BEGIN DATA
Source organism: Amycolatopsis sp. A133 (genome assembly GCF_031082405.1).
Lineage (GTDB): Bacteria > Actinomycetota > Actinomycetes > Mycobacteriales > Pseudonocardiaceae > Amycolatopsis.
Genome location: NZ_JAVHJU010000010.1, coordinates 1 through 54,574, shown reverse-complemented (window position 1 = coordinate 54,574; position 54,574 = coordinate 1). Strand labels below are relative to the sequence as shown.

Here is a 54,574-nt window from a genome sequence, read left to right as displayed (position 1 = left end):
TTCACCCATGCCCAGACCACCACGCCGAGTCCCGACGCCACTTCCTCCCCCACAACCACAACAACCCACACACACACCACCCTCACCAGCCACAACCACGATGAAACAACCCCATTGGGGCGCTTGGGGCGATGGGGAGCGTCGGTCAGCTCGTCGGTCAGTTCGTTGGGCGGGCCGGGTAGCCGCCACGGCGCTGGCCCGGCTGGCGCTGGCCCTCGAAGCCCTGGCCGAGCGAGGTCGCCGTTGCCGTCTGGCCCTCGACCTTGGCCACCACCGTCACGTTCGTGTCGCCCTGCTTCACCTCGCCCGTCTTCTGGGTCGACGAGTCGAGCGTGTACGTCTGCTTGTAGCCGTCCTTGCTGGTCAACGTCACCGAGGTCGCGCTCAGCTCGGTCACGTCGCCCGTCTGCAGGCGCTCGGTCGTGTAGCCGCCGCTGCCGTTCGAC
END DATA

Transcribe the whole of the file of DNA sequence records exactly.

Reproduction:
Source organism: Amycolatopsis sp. A133 (genome assembly GCF_031082405.1).
Lineage (GTDB): Bacteria > Actinomycetota > Actinomycetes > Mycobacteriales > Pseudonocardiaceae > Amycolatopsis.
Genome location: NZ_JAVHJU010000010.1, coordinates 1 through 54,574, shown reverse-complemented (window position 1 = coordinate 54,574; position 54,574 = coordinate 1). Strand labels below are relative to the sequence as shown.

Here is a 54,574-nt window from a genome sequence, read left to right as displayed (position 1 = left end):
TTCACCCATGCCCAGACCACCACGCCGAGTCCCGACGCCACTTCCTCCCCCACAACCACAACAACCCACACACACACCACCCTCACCAGCCACAACCACGATGAAACAACCCCATTGGGGCGCTTGGGGCGATGGGGAGCGTCGGTCAGCTCGTCGGTCAGTTCGTTGGGCGGGCCGGGTAGCCGCCACGGCGCTGGCCCGGCTGGCGCTGGCCCTCGAAGCCCTGGCCGAGCGAGGTCGCCGTTGCCGTCTGGCCCTCGACCTTGGCCACCACCGTCACGTTCGTGTCGCCCTGCTTCACCTCGCCCGTCTTCTGGGTCGACGAGTCGAGCGTGTACGTCTGCTTGTAGCCGTCCTTGCTGGTCAACGTCACCGAGGTCGCGCTCAGCTCGGTCACGTCGCCCGTCTGCAGGCGCTCGGTCGTGTAGCCGCCGCTGCCGTTCGAC